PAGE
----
In Ben Hickernell’s sophomore feature, “Lebanon, Pa.,” an ad exec journeys from Philadelphia to the titular burg in the Pennsylvania Bible Belt to attend the funeral of the father he barely knew. As its title implies, this is a film about place, and about what one gains and loses in so belonging. As long as the pic remains rooted in a specific locale’s rhythms, it imparts a sense of discovery; but when local color wears thin, bald ideological small-town/big-city oppositions intrude. Pic is playing theatrically in Gotham and Philly, but it’s real place may be on the smallscreen.
Will (Josh Hopkins), a high-powered adman at a cutthroat agency, has just been dumped by his longtime g.f. when he receives word of the death of his father, long estranged from his ambitious, career-driven mother (Mary Beth Hurt). Relaxing in the bucolic peacefulness of his father’s memento-filled home, Will begins to question the quality of his high-pressure existence. Raiding the garage, he marvels at the fleet of model sailboats his dad built in his spare time. Uncovering a lawnmower, he trims the front yard, treating the exercise like a spiritual experience.
At the same time, his newly met teenage cousin CJ (Rachel Kitson) is contemplating an opposite move; she wants to attend college in Philadelphia but, finding herself pregnant, is being railroaded by her judgmental high-school friends and well-meaning father (Ian Merrill Peakes) into an early marriage and life as a housewife.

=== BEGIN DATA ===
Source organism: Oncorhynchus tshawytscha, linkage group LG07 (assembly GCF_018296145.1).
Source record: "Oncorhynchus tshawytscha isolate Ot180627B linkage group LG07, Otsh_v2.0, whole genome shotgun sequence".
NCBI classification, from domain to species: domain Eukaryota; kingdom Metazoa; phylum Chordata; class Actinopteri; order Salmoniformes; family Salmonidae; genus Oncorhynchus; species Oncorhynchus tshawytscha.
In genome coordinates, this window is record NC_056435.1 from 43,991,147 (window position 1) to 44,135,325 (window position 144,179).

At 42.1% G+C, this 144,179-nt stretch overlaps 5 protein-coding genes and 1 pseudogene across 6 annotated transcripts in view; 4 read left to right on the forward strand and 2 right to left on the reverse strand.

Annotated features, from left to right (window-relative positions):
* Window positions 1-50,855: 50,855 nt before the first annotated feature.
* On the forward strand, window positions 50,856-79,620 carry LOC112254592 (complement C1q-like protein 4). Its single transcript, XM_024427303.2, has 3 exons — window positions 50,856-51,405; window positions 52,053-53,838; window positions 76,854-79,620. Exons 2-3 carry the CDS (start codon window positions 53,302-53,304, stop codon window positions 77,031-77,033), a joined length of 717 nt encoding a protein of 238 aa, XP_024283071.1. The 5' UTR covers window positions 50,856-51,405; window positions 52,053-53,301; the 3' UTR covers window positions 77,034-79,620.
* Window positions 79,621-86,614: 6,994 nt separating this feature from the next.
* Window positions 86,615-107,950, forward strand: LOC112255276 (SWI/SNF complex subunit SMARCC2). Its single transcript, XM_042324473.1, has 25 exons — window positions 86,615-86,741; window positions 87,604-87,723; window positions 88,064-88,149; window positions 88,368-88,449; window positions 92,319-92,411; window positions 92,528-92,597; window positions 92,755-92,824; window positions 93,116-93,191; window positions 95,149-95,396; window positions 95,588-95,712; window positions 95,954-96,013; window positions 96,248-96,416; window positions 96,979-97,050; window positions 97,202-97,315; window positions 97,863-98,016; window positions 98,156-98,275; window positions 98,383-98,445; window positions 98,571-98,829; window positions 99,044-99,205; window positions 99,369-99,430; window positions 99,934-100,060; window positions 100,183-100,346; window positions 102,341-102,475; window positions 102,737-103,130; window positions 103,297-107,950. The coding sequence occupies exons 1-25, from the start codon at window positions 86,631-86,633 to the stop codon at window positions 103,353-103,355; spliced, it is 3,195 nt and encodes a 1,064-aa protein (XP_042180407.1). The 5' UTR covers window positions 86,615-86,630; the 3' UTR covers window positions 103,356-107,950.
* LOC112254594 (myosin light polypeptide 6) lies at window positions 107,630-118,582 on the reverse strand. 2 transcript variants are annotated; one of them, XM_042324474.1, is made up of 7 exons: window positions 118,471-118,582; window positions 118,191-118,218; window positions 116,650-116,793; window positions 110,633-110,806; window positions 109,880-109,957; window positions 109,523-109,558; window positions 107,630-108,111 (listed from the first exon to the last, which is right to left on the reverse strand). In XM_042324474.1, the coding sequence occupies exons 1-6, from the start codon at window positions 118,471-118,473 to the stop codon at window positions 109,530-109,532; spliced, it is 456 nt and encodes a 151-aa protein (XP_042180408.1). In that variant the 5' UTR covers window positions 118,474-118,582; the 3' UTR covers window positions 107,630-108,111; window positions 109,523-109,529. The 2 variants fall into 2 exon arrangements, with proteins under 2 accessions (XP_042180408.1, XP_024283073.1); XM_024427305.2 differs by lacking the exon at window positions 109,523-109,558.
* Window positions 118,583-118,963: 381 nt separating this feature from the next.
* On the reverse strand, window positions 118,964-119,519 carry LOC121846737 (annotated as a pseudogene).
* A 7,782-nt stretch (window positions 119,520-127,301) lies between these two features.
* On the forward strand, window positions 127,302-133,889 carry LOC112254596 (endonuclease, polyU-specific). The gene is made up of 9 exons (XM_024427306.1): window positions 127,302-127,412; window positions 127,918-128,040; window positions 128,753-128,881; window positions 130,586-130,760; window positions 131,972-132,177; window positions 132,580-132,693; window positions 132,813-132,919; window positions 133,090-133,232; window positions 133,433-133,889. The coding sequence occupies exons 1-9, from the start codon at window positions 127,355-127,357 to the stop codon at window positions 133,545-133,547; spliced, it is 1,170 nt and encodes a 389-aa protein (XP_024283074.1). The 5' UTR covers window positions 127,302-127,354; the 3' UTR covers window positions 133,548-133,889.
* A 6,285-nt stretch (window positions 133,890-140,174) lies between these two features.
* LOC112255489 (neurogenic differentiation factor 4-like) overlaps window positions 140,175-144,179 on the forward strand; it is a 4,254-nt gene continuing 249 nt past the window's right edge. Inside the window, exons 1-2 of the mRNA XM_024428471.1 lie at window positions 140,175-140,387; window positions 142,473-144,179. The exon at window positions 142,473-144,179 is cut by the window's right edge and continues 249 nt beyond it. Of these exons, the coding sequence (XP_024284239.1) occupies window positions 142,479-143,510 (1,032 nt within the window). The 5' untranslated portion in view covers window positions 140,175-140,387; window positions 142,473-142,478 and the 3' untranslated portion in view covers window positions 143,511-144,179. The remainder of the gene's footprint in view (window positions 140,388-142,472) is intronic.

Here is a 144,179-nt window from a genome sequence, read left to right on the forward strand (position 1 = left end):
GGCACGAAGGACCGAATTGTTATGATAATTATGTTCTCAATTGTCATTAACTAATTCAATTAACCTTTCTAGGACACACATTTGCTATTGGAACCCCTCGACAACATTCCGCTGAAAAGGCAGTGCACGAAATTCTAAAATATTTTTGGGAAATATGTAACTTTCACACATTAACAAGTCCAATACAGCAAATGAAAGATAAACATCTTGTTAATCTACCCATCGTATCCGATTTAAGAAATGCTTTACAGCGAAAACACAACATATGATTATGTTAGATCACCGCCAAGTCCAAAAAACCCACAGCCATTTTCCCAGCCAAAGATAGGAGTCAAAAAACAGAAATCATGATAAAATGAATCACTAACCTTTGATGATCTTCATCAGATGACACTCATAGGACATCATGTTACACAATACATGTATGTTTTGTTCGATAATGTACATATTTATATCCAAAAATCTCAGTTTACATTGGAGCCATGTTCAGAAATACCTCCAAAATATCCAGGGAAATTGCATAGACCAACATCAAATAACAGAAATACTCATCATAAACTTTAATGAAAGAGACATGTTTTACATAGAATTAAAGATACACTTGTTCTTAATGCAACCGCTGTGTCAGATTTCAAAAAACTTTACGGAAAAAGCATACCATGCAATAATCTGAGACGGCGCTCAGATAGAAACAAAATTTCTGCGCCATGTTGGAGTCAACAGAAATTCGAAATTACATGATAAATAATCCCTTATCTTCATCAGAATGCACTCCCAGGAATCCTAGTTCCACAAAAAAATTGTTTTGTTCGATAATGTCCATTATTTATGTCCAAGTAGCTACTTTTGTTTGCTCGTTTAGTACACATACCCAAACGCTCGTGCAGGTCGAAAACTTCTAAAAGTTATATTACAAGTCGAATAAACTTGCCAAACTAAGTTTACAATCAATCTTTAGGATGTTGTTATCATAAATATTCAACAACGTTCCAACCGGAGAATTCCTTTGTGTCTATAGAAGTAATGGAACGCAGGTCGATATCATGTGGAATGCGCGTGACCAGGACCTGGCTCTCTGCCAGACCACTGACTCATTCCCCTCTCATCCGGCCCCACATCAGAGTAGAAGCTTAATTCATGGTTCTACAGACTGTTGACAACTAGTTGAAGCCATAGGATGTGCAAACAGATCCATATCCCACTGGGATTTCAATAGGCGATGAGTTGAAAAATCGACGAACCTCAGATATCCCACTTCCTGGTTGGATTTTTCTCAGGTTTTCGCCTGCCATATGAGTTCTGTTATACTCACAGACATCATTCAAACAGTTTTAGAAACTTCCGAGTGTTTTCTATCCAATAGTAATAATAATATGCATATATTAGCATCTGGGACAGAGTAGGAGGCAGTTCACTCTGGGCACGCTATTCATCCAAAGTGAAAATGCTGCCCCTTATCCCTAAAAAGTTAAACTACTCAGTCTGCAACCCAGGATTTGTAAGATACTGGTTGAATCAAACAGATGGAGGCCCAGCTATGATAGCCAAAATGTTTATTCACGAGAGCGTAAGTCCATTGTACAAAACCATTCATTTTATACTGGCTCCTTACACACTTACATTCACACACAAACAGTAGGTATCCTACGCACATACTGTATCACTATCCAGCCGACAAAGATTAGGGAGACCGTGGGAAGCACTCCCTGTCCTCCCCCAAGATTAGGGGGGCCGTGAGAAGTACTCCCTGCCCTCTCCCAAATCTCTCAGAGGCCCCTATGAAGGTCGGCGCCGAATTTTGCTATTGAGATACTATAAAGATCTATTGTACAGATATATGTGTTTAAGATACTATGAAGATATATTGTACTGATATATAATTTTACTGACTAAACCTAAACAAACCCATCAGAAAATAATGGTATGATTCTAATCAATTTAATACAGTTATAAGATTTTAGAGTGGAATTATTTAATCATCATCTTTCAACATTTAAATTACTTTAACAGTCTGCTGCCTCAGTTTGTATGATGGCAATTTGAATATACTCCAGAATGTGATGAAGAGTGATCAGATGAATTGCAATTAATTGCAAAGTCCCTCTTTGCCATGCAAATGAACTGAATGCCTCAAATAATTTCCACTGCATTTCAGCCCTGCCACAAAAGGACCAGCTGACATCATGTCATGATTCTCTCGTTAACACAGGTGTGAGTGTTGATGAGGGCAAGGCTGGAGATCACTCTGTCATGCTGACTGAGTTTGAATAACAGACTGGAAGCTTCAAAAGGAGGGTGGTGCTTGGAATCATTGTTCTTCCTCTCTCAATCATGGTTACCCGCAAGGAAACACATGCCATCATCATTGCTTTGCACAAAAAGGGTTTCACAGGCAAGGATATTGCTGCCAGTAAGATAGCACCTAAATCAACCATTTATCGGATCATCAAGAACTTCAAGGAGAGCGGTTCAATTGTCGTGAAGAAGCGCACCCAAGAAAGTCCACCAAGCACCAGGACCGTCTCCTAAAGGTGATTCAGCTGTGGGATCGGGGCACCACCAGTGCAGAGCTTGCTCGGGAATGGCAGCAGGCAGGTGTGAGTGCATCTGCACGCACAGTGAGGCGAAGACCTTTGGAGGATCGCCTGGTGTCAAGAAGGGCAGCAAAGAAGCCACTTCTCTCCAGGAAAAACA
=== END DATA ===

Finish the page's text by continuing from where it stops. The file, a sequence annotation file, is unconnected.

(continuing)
Both Will and CJ claim strong ties to their home environments, but each begins to heed the siren call of an alternate way of life. In Will’s case, an encounter with the warm, intelligent but unhappily married Vicki (Samantha Mathis), strengthens and complicates the lure of Lebanon. For CJ, an unwitting visit to a right-to-life clinic clouds an already loaded decision. But unexpected support from the boyfriend responsible for her pregnancy leads her down some surprisingly non-Junoesque paths.
Thesping is solid, particularly on the distaff side, with Mathis and, to a lesser degree, Kitson generally stealing the show. Hurt’s character, bitter from the get-go, is too brusquely and unsympathetically written to elicit much emotion.
The pic’s heavy sociopolitical baggage sometimes threatens to swamp its fragile hold on cannily caught moments of authenticity. The violent reaction of two bar brawlers to Will’s pro-life bumper sticker and his dalliance with a married woman feel forced, as do Will’s near double-takes whenever CJ’s family says grace before a meal.